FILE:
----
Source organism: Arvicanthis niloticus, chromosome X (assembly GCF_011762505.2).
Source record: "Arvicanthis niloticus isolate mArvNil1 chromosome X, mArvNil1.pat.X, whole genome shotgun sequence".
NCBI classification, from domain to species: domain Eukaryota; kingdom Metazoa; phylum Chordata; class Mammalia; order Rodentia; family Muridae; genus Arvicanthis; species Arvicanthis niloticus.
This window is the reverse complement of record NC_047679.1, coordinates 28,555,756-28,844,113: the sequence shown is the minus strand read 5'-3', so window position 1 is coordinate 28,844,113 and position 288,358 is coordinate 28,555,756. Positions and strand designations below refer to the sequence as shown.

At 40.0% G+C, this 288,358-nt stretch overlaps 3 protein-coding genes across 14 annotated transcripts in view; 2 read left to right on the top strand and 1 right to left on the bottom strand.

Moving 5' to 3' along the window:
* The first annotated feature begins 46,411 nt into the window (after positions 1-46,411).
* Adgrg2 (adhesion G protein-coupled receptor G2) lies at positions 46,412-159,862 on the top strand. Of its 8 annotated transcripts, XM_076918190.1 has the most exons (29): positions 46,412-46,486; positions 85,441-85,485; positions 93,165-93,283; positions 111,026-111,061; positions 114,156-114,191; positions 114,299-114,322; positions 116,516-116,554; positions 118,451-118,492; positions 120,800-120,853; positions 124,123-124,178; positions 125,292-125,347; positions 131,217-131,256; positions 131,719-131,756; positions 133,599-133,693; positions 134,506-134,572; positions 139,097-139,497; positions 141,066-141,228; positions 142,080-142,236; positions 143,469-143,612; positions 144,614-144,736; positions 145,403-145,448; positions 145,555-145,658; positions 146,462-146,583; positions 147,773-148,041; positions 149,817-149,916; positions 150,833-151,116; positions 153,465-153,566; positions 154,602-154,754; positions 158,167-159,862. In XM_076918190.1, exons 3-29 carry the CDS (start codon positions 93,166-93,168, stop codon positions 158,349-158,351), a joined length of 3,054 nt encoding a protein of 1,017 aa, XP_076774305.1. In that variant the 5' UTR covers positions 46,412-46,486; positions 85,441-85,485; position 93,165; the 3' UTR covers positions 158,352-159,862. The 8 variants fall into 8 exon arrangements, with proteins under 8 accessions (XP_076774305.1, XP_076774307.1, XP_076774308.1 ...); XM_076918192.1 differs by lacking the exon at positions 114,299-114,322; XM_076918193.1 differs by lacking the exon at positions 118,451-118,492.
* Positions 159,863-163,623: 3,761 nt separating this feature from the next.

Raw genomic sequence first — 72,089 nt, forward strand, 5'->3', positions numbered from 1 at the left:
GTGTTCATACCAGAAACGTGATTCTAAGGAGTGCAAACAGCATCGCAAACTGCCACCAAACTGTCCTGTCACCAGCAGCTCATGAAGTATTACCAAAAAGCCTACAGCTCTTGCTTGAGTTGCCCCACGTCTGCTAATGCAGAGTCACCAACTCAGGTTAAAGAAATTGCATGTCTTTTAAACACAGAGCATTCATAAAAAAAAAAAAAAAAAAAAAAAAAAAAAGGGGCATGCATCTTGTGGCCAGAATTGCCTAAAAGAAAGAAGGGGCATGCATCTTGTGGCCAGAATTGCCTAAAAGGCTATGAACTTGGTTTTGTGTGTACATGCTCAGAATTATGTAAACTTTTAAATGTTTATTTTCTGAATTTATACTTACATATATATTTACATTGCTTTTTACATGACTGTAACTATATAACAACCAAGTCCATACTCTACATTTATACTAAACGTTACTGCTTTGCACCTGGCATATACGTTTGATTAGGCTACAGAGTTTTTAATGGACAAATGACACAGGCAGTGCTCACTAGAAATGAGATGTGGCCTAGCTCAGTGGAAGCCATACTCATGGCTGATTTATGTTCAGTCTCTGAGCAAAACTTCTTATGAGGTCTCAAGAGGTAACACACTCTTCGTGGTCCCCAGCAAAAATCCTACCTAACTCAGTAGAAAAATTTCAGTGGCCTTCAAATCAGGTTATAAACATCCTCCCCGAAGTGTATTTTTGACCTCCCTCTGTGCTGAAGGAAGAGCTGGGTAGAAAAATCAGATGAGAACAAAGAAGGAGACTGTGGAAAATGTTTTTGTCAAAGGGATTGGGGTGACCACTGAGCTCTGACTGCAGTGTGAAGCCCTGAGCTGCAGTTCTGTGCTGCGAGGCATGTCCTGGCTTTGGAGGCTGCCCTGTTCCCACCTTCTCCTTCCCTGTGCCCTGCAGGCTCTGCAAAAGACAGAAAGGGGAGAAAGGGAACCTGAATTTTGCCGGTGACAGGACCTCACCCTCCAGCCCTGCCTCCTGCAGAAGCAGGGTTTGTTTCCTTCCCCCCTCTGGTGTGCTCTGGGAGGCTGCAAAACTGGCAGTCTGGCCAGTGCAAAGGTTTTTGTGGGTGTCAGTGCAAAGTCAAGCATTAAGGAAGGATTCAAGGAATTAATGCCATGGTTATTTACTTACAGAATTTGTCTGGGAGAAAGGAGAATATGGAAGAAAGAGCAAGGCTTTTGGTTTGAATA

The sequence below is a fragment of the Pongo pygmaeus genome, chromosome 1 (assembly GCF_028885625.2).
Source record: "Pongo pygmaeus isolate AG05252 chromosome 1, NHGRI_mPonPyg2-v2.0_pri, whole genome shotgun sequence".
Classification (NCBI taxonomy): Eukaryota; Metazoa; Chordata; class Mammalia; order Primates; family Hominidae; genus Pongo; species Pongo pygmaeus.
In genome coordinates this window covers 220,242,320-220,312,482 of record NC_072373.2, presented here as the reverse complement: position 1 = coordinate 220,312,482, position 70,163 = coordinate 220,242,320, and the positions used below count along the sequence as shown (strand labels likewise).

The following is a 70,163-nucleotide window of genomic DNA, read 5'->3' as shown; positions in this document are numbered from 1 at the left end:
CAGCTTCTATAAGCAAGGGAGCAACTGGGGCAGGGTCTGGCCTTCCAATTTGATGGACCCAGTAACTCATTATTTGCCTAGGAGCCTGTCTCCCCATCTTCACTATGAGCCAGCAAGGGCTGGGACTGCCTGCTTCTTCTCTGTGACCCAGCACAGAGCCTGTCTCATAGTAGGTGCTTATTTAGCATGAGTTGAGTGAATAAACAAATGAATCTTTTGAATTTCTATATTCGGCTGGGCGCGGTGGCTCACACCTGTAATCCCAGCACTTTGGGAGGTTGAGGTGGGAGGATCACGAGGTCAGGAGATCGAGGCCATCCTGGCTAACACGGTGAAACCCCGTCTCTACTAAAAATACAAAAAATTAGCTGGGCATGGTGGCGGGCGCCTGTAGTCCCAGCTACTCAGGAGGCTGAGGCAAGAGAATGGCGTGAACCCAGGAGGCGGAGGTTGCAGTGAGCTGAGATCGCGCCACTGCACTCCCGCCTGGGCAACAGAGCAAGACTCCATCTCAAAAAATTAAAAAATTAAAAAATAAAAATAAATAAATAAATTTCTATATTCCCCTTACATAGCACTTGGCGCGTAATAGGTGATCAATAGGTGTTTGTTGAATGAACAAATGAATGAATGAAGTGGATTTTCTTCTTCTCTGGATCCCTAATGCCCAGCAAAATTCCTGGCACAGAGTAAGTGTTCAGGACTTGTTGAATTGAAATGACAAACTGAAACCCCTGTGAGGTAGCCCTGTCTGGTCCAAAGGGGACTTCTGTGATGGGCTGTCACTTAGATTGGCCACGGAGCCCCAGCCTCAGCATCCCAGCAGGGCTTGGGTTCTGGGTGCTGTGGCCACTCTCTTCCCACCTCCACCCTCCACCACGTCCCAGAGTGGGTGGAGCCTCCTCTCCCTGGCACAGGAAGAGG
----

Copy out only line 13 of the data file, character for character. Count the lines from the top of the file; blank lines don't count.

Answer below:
Source record: "Pongo pygmaeus isolate AG05252 chromosome 1, NHGRI_mPonPyg2-v2.0_pri, whole genome shotgun sequence".